normalised to have zero mean and unit variance reduces to the correlation between

and as their sum will be almost constant.. This allows us to derive a differentiable approximation of such coding scheme which we name as MLPDict.

MLPDict Layer: We use a fully connected layer with max-pooling to mimic the behaviour of the k-means coding. The projection of with , the weights of the encoding layer, is the correlation between and each column of . Taking the maximum correlation value is then an approximation of the hard assignment coding scheme. Compared to the bag-of-features approach,

serves as the dictionary, however an adaptive one which is tuned sample after sample. Moreover our encoding layer together with a non-linear activation function is powerful enough to reduce the dimensionality of the embedding producing much shorter feature vectors which can be processed very quickly in online systems. Performing a pyramidal pooling operation on the result of such an encoding will produce a histogram-like representation.

Figure 3: The MLPdict layer used for feature encoding. Image responses of a network layer are reshaped to produce dimensional feature vectors, where represents the number of images in the layer. We consider each pixel as a descriptor and we map them onto another representation of size for which only the maxima value per row is preserved.

In Figure 3

a schematic representation of the encoding layer is shown. The hidden representation of a convolutional-based network is composed of

images. We consider each pixel as a dimensional feature vector (extracted from the densest grid); for the encoding the set of images is reshaped into a matrix with as many rows as pixels in each image of the hidden states and as many columns as images . Applying a fully connected MLP layer with a weight matrix to the reshaped matrix will result in that is reshaped back onto images, where corresponds to the number of pixels in each image. When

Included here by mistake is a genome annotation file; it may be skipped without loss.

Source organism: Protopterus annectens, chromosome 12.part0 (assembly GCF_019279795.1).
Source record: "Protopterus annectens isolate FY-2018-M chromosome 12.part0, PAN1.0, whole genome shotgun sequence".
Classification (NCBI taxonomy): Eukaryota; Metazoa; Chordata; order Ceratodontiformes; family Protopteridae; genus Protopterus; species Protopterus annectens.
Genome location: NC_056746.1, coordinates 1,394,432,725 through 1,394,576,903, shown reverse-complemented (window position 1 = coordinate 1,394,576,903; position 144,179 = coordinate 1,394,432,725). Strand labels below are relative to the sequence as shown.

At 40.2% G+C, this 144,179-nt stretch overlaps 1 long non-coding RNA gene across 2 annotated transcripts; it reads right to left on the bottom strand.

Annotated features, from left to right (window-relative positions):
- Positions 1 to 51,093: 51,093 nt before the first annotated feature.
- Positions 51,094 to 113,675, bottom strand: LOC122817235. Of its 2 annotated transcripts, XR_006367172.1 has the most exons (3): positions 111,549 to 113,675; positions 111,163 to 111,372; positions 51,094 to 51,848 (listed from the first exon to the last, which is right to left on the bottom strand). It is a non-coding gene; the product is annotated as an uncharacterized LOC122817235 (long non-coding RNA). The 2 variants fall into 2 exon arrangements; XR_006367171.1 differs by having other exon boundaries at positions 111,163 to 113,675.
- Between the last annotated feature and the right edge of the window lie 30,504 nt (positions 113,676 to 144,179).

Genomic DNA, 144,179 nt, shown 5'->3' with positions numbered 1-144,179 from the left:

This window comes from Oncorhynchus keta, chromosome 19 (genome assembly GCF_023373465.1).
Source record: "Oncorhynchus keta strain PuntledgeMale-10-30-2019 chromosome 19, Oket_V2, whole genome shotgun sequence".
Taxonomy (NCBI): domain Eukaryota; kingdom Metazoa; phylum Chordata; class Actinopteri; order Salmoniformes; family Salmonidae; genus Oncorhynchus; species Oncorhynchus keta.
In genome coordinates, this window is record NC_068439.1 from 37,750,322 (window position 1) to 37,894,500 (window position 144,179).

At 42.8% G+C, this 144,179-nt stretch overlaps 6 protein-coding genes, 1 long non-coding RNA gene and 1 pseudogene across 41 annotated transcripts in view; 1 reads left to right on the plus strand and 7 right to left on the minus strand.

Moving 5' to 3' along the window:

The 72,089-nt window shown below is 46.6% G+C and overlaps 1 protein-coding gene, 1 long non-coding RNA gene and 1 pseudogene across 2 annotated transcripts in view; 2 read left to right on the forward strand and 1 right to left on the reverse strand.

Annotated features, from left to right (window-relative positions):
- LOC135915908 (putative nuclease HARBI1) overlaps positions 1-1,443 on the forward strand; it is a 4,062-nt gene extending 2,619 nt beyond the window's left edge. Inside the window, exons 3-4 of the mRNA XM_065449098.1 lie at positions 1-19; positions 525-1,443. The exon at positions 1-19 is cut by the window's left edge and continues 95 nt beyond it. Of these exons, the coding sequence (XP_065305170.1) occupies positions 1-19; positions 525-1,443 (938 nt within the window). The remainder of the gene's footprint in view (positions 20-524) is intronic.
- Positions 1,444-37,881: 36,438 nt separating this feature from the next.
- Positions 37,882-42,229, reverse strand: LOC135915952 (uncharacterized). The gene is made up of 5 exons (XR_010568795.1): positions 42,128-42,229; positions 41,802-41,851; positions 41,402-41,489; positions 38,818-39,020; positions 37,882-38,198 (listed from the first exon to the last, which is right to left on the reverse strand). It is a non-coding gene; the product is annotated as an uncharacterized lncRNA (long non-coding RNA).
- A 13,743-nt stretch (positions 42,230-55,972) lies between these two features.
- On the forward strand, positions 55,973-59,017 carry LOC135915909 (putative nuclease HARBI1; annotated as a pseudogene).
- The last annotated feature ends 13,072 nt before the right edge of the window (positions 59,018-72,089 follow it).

the layer acts as a feature selection layer which reduces redundancies in the responses and regularises the model when too many filters are used. This is common in image processing, especially in hyper-spectral data processing. When

the layer, thanks to the max-pooling operation, operates as a conventional encoding layer such as the one presented in section 2.1. We refer to this quantisation layer as MLPdict and this is what we use in all our experiments.

4 Experiments

In all experiments, unless stated otherwise, we evaluate the average per-class accuracy to establish the classification performance, a more meaningful measure than overall recognition accuracy in case of unevenly distributed datasets. In all experiments no additional preprocessing, such as translation or deformation is used. All nets are trained using stochastic gradient descent with an initial learning rate of